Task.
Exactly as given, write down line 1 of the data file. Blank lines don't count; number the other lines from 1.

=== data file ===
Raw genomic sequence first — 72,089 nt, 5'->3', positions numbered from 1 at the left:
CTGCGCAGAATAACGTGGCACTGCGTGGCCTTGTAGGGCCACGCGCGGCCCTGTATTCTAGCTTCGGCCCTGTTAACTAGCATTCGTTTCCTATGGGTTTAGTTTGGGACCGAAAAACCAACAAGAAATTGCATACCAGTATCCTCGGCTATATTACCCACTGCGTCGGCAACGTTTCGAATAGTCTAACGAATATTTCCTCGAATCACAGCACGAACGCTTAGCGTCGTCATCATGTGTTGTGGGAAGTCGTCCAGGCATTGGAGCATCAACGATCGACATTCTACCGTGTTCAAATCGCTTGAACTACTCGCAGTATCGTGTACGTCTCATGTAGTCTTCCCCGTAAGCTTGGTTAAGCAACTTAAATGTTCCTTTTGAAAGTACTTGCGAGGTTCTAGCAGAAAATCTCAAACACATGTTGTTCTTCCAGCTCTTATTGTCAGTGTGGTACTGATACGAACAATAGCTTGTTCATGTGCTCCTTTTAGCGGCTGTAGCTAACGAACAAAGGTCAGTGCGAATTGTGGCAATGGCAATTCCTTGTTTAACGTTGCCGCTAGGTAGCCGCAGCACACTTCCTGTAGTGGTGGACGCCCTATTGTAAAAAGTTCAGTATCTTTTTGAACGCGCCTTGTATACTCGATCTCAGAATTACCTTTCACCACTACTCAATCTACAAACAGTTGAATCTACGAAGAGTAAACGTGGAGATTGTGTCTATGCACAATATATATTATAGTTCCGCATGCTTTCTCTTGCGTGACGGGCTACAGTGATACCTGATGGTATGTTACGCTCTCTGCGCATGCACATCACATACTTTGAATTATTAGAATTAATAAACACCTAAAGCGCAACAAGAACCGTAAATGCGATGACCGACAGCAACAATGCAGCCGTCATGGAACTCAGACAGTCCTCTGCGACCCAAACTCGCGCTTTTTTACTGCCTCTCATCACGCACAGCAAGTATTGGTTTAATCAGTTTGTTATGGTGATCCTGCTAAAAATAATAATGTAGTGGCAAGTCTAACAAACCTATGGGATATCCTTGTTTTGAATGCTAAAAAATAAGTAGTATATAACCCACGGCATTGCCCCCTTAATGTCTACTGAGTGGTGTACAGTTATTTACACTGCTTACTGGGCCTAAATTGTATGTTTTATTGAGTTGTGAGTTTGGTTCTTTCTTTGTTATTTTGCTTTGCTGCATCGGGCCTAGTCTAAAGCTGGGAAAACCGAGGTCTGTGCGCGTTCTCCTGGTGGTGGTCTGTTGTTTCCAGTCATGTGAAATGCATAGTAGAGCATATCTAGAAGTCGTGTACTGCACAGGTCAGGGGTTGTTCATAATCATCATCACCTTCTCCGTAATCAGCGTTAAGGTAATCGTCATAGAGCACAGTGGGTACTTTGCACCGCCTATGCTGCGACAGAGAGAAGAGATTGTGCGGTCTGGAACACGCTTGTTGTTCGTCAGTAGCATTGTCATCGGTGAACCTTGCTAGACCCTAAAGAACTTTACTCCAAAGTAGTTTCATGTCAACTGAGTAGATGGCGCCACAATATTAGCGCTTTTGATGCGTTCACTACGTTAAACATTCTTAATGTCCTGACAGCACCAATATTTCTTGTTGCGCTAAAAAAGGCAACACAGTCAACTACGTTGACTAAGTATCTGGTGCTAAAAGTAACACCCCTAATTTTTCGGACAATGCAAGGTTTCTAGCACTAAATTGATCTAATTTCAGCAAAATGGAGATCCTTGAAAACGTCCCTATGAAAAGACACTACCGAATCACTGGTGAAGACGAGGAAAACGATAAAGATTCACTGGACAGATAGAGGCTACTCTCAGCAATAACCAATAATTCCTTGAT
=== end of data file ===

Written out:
Raw genomic sequence first — 72,089 nt, 5'->3', positions numbered from 1 at the left: